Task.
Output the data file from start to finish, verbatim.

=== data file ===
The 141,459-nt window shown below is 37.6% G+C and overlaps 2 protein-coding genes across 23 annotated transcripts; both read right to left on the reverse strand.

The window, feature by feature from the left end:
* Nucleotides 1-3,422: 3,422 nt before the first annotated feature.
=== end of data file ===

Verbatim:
The 141,459-nt window shown below is 37.6% G+C and overlaps 2 protein-coding genes across 23 annotated transcripts; both read right to left on the reverse strand.

The window, feature by feature from the left end:
* Nucleotides 1-3,422: 3,422 nt before the first annotated feature.